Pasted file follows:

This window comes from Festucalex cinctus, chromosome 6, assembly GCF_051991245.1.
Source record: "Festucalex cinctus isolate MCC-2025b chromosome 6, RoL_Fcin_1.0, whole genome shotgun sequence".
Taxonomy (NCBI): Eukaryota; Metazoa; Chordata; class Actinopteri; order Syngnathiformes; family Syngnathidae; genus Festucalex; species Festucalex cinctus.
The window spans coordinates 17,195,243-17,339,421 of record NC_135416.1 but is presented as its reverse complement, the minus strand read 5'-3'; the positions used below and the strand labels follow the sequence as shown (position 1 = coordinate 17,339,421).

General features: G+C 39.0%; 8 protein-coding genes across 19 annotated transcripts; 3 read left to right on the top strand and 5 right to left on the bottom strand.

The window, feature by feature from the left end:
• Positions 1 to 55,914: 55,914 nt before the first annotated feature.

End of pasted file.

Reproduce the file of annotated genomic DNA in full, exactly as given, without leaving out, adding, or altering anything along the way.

This window comes from Festucalex cinctus, chromosome 6, assembly GCF_051991245.1.
Source record: "Festucalex cinctus isolate MCC-2025b chromosome 6, RoL_Fcin_1.0, whole genome shotgun sequence".
Taxonomy (NCBI): Eukaryota; Metazoa; Chordata; class Actinopteri; order Syngnathiformes; family Syngnathidae; genus Festucalex; species Festucalex cinctus.
The window spans coordinates 17,195,243-17,339,421 of record NC_135416.1 but is presented as its reverse complement, the minus strand read 5'-3'; the positions used below and the strand labels follow the sequence as shown (position 1 = coordinate 17,339,421).

General features: G+C 39.0%; 8 protein-coding genes across 19 annotated transcripts; 3 read left to right on the top strand and 5 right to left on the bottom strand.

The window, feature by feature from the left end:
• Positions 1 to 55,914: 55,914 nt before the first annotated feature.